In 1999, I read a N.Y. Times cover article entitled ‘Arab Honor’s Price: A Woman’s Blood’ by Douglas Jehl, which began with the story of a woman who was hunted down and murdered by her brother because she shamed the family by running off and marrying the man she loved but they hadn’t approved of.
The article explained how in some parts of the world, a women’s chastity is everybody’s business; that a family’s reputation can be destroyed based on how the females of the family are perceived; and the only remedy for a disgraced family is to ‘kill the offending woman or girl’.
Some countries like Jordan or even in England, now, women are housed in jail cells to protect them from their vengeful, unforgiving families. I realized for the first time, there were places in the world that did not share the same value for life and family that I’d been raised to believe in.
The article went on to highlight several cases that were shocking, bewildering and eye-opening for me. As a writer, I pondered what it must be like to feel unsafe within your own family with nowhere to run for protection or never to experience affectionate touch—or simply not being loved or trusted because you were a girl child—and that this had cultural or, possibly, religious roots. In the time it took me to get up from my desk, the Universe literally downloaded in pure cinematic form part one and most of part two of UNBOWED, into my head!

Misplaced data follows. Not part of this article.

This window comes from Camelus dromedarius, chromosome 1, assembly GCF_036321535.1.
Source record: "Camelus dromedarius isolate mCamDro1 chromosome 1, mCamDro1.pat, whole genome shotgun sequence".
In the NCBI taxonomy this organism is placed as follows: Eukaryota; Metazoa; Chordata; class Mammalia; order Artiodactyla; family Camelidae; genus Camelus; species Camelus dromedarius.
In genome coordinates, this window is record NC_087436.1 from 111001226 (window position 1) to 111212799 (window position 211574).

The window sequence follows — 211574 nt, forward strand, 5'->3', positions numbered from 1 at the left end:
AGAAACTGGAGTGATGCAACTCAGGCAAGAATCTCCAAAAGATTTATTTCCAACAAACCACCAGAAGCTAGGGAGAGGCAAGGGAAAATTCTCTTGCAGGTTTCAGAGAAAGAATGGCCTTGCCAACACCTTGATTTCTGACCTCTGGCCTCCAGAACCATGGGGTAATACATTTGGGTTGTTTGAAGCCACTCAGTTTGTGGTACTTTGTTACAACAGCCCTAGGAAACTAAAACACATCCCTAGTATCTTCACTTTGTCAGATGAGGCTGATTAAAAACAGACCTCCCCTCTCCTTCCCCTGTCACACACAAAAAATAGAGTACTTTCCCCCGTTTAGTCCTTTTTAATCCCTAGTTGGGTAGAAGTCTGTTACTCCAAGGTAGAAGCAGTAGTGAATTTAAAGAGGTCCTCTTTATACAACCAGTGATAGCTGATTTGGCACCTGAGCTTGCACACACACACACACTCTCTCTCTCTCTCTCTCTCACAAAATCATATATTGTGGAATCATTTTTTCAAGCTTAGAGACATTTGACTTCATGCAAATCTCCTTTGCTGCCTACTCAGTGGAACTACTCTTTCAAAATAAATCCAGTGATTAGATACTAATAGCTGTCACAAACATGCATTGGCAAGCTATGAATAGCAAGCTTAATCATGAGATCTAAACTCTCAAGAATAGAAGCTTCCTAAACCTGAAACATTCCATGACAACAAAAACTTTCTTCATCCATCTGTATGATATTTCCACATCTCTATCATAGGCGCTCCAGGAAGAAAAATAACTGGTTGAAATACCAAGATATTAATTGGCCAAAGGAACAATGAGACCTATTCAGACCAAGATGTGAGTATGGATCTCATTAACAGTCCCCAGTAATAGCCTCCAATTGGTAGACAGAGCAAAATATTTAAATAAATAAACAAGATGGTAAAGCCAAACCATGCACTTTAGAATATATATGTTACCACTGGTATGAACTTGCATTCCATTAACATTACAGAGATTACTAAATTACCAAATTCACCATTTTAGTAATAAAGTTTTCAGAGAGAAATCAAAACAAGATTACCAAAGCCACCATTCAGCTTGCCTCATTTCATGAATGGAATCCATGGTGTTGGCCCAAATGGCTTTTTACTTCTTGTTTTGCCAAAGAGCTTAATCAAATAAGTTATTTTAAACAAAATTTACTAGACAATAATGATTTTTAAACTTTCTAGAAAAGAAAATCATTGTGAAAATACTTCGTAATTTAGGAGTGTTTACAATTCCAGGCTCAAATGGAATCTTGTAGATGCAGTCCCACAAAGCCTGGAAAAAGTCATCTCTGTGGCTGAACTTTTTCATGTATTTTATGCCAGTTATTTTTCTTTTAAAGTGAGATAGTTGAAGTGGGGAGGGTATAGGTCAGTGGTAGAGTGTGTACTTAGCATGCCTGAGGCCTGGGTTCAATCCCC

However, it took three years to get the story out of my head and into a 200 page screenplay (yes, that’s long), and another six years before the first draft of the novel was started—as suggested by one of my screenwriting professors, Michael Nolan.
Also, during this time, practices like female genital mutilation and infanticide came into my awareness. I became attuned to any news story or documentary film that focused on these issues as well.